OLG Hamm - 11 U 88/22
|OLG Hamm - 11 U 88/22|
|Court:||OLG Hamm (Germany)|
|Relevant Law:||Article 82 GDPR|
|National Case Number/Name:||11 U 88/22|
|European Case Law Identifier:||ECLI:DE:OLGHAM:2023:0120.11U88.22.00|
|Original Source:||OLG Hamm (in German)|
The Higher Regional Court of Hamm (Germany) found that the mere loss of control over personal data is sufficient to substantiate non-material damages pursuant to Article 82 GDPR and held that €100 was a fair amount in the applicable case.
English Summary[edit | edit source]
Facts[edit | edit source]
During the Covid-19 pandemic, a vaccination hub accidentally disclosed by email personal data of several hundred people, including their choice to adhere to the mass vaccination.
One of the data subjects involved in this data breach asked the controller for non-material damages. They claimed that the violation posed significant risks to their fundamental rights. In particular, they stated to have received a phishing email from an alleged "European Consumer Protection Agency" aiming to steal their and other data subjects’ data from the vaccination hub’s previous email. The data subject also claimed that data could end up in the hands of violent anti-vaccination militants. Therefore, the data subject held to be entitled to non-material damages for an amount of €10,000 pursuant to Article 82 GDPR.
In the first instance judgement, the controller stressed that the data subject made their own vaccination data publicly available on Facebook. Thus, no violation occurred with regards to their health data. Moreover, the controller claimed that Article 82 GDPR requires fault, whereas in the present case there was only slight negligence by an employee of the controller. In addition, the controller denied that the data subject suffered any negative consequence: the fundamental rights violations lamented were in fact just abstract and unlikely to happen. In any case, no causal link between such negative consequences and the controller’s conduct could be found. The controller also stressed that the definition of non-material damages under GDPR was unclear and several questions concerning the interpretation of Article 82 GDPR were currently pending before the CJEU.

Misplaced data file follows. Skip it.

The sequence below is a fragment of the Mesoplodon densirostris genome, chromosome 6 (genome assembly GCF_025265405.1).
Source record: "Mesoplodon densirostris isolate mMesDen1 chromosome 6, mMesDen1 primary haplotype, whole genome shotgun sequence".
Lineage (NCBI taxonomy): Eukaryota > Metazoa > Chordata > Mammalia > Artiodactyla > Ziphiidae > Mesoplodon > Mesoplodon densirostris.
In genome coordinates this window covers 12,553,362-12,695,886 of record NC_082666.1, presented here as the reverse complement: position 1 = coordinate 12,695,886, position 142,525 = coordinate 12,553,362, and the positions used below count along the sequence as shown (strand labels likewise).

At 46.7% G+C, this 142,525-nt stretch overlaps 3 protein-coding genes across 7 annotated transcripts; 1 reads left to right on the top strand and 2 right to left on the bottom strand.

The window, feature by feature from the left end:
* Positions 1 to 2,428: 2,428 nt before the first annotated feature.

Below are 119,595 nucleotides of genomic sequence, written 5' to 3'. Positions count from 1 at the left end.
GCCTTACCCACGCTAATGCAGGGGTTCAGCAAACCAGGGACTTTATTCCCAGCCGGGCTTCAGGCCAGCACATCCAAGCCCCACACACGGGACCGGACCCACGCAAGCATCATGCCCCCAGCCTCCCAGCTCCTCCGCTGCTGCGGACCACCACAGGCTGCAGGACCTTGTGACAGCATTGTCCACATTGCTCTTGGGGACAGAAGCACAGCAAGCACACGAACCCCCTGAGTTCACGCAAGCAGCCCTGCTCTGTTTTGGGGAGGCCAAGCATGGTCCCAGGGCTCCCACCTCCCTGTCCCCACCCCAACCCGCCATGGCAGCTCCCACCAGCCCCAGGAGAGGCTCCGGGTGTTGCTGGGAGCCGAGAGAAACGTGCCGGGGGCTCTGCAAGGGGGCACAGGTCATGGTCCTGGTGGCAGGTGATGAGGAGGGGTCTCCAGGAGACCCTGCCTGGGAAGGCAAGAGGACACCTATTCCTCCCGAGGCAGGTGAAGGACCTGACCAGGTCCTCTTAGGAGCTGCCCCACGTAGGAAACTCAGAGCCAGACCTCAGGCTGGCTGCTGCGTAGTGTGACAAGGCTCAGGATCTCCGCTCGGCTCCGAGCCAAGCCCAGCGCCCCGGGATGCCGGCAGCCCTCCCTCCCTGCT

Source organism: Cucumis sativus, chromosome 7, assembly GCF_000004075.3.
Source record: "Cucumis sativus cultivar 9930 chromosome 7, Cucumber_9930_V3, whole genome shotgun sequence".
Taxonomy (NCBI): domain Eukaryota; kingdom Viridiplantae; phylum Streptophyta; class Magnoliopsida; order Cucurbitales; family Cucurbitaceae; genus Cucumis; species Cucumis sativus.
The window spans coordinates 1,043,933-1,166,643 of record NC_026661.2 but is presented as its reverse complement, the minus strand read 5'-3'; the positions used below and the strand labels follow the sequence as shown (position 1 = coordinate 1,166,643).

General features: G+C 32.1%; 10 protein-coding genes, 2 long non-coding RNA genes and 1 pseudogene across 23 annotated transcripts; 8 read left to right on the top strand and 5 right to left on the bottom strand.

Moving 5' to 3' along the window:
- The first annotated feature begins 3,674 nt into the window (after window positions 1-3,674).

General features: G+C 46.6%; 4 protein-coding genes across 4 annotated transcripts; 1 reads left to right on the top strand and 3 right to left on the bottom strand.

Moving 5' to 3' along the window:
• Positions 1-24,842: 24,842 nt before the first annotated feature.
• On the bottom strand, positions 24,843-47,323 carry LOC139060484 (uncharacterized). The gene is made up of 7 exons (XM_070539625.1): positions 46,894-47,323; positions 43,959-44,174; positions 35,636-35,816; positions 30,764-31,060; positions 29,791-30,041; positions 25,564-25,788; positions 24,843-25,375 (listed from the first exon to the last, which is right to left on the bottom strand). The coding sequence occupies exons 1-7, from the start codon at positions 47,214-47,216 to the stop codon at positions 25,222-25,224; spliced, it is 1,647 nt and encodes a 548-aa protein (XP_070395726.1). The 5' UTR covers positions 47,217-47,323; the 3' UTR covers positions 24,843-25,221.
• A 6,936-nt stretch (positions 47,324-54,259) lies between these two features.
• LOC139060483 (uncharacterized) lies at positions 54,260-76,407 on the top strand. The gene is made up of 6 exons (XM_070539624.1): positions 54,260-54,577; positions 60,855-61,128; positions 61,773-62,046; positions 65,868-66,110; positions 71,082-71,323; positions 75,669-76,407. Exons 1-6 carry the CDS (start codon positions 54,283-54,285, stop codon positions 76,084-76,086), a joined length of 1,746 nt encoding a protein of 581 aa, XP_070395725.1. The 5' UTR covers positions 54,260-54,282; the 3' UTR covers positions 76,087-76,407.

The Court of first instance found that Article 82 GDPR applied in the case at issue. The controller unlawfully processed personal data, including health data, and violated Articles 5(1)(f), 9 and 32 GDPR. A “loss of control” over personal data is sufficient to substantiate non-material damages in accordance with Article 82 and recital 85 GDPR. However, the other risks mentioned by the data subject were only hypothetical, so the Court granted €100 of damages, instead of the requested €10,000.
Both parties appealed.
Holding[edit | edit source]
The Higher Regional Court of Hamm clarified that Article 82 GDPR does not need implementation in German law, as it is directly applicable under Article 288 TFEU. In other words, being the GDPR a regulation, the Court found that damages could stem from the violation of the GDPR itself. However, concerning the existence of a violation, the burden of proof is on the claimant.
The Court found a violation of Articles 5 and 6 GDPR. Once the violation is ascertained, fault is generally presumed and the controller shall prove that it implemented measures appropriate to exclude risks.
On non-material damages specifically, Article 82 GDPR requires a broad and autonomous EU law interpretation which is independent from German civil law. The Court recognised that the CJEU has not clarified the scope of non-material damages, yet. However, the wording of Article 82 GDPR does not explicitly establish any threshold with regard to how serious non-material damages should be. Thus, taking into account recitals 146 and 148 GDPR, this provision seems to cover also trivial damages. Seriousness of the violation still plays a role in determining the amount of the compensation. Importantly, the Court confirmed that a loss of control over personal data is sufficient to substantiate non-material damages. On the other hand, the Court disregarded as merely hypothetical the arguments concerning the phishing email and a menace from anti-vaccination criminals. Finally, the fact that the data subject posted vaccination data on Facebook themselves is not relevant, as this information was visible only to a limited number of people.